Freedom on My Mind
It barely qualifies as news that the sprawling Sundance Film Festival lineup features a clutch of new films by local artists. The Bay Area is exceedingly well-represented every January at Park City, especially in the documentary category. And every year, the Chron and the Ex act surprised. Not loyal Reel World readers, however, who are already familiar with four of the eight films with local ties premiering at Sundance.
The documentary competition includes a pair of eagerly anticipated films from San Francisco heavyweights: Academy Award winners Rob Epstein and Jeffrey Friedman return to Sundance with Paragraph 175 (formerly titled The Pink Triangle), which examines the Nazi persecution of homosexuals, while Academy Award nominees Frances Reid and Deborah Hoffmann screen Long Night's Journey Into Day, a sobering yet optimistic view of South Africa via the Truth and Reconciliation Commission trials. (Those with an appreciation for symmetry will recall that Hoffmann edited Friedman's The Times of Harvey Milk.) Deann Borshay's deeply personal search for the Korean parents who gave her up for adoption, First Person Plural, joins them in the doc competition.
Although no local features are included in the feeding frenzy known as the Dramatic Competition, three Bay Area films surface in the edgier American Spectrum section. Mark Gibson's New Orleans bender, Lush, stars Campbell Scott and was produced by local heroes Scott McGehee and David Siegel, while Caveh Zahedi wrote and plays the lead in A Sign From God, Greg Watkins' S.F.-shot update of the story of Job. And Greg Harrison's Groove spans one long night in the turbocharged S.F. rave scene with interlocking characters and story lines.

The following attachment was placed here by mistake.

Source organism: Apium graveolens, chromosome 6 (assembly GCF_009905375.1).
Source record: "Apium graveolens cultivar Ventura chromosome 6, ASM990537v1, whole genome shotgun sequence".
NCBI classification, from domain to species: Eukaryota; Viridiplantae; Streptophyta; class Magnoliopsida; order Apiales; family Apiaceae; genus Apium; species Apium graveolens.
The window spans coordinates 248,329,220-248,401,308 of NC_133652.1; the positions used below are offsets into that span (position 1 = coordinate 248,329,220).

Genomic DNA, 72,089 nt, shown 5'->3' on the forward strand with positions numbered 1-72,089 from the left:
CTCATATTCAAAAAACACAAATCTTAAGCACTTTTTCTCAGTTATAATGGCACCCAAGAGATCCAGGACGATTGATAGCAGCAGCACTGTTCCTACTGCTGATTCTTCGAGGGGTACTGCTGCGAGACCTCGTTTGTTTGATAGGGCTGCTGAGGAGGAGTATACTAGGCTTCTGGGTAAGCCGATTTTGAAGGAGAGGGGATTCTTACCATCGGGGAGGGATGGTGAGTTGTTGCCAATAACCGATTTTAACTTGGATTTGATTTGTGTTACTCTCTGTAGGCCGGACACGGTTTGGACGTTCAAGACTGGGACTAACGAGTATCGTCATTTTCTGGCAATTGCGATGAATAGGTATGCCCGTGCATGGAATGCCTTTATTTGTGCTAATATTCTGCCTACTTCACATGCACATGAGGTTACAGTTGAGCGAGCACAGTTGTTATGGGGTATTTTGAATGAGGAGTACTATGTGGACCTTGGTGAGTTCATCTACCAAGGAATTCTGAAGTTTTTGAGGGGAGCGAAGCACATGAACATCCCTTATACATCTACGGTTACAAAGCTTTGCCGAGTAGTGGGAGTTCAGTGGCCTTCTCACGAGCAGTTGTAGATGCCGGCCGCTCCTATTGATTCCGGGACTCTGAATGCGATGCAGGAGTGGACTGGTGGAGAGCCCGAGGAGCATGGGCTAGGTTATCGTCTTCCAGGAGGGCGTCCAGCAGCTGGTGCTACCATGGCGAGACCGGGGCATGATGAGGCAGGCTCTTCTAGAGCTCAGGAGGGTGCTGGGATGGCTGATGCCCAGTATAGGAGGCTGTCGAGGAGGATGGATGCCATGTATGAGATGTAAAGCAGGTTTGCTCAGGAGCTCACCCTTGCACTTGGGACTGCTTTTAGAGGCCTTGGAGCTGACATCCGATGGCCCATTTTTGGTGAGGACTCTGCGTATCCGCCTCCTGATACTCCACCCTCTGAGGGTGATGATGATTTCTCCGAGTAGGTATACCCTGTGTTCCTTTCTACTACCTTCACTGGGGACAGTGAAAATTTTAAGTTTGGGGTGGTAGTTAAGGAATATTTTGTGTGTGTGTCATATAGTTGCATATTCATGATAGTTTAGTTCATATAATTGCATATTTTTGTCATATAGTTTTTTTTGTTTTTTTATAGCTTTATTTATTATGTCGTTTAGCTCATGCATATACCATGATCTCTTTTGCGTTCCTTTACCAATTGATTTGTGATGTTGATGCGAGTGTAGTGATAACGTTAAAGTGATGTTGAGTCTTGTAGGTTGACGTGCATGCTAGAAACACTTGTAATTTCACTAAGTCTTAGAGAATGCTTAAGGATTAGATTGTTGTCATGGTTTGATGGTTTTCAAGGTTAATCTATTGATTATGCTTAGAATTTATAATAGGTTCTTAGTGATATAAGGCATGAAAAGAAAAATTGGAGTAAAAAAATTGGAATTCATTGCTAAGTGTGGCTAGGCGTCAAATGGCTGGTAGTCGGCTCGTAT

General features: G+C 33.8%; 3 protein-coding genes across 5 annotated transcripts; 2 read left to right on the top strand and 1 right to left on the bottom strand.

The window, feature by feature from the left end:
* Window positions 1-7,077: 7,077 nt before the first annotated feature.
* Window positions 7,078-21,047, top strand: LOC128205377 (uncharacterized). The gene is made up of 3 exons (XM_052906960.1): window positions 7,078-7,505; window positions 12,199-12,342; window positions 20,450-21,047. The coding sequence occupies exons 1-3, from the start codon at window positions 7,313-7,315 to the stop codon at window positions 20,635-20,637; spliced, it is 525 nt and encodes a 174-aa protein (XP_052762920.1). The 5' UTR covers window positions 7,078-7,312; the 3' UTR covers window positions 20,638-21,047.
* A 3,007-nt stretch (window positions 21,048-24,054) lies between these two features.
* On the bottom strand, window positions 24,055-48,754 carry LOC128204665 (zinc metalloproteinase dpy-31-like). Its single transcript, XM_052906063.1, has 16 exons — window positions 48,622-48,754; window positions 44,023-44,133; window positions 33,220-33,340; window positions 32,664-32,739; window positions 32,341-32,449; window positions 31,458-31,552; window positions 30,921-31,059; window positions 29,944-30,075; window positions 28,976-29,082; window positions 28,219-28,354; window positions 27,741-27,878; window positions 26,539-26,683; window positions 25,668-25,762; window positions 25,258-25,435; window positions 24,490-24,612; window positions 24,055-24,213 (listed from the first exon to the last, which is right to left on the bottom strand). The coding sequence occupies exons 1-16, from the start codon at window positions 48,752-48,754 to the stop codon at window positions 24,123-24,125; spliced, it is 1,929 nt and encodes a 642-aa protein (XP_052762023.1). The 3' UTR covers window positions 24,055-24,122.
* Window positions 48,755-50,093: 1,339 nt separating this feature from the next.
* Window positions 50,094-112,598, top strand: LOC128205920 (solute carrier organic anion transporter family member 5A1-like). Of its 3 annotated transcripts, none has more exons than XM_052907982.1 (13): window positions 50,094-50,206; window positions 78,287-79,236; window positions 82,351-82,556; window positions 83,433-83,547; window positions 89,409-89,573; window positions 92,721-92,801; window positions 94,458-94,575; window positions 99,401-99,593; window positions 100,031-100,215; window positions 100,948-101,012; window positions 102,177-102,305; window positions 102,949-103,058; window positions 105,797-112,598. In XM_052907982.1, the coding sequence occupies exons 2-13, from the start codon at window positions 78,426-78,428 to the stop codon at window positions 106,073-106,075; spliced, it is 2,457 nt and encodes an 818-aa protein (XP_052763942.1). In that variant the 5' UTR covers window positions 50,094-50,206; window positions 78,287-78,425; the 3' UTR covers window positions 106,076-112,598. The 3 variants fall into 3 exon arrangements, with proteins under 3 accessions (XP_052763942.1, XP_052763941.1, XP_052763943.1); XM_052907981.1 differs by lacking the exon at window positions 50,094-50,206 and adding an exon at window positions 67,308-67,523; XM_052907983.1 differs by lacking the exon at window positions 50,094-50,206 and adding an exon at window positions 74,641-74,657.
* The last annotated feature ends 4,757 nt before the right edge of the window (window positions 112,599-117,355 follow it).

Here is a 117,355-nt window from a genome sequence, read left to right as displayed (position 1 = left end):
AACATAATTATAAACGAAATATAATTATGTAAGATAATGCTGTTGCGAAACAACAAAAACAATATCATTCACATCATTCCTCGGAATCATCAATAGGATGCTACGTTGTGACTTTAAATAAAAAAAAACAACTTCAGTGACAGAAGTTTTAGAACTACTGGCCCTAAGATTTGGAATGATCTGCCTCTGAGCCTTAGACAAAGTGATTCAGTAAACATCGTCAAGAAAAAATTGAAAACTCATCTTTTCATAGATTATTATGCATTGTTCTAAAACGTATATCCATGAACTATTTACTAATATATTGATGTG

We wouldn't want to forget the U.S. premiere at Sundance of Sofia Coppola's feature debut, The Virgin Suicides, which hits theaters in early spring. And Rated X, Emilio Estevez's made-for-Showtime movie (starring Estevez and bro Charlie Sheen) about San Francisco's infamous Mitchell Brothers, also premieres out of competition. As enticing as all of these films sound to adventurous moviegoers, none is likely to provoke one of those infamous Sundance bidding wars among distributors. But they will get invited to a bunch of other festivals, thanks to their inclusion in the well-read Sundance catalog.
In 1993, Sandra Davis was putting the finishing touches on her latest avant-garde film when she was set back by a serious car accident. How far back? The film, A Preponderance of Evidence, is finally getting its world premiere at an S.F. Cinematheque screening Dec. 12 at the San Francisco Art Institute. "This film is so full of high drama, it's almost turgid in its emotions," Davis says. "I have a lot of dying sopranos on the soundtrack."
Because of its richly designed layering of text and images, the 55-minute film -- recounting the stories of three women of different generations -- contains about 1,250 cuts, compared to a typical film's 140 shots. "Every generation thinks it knows so much more" than its predecessors, says Davis, a Salinas native who enrolled in the Sorbonne immediately upon graduating from high school. "We think we're more sophisticated sexually. Actually, we're all at the same foundation; earlier generations just didn't talk about it."
A professor at the University of South Florida and the Art Institute of Chicago before her accident, Davis came to film from painting and printmaking. "I wanted movement and I wanted things to evolve over time," she recalls. "There's something about being able to work in a time medium that allows you to explore human emotion and psychology."
Michael Fox is co-host of Independent View, which airs Fridays at 10 p.m. on KQED Channel 9.
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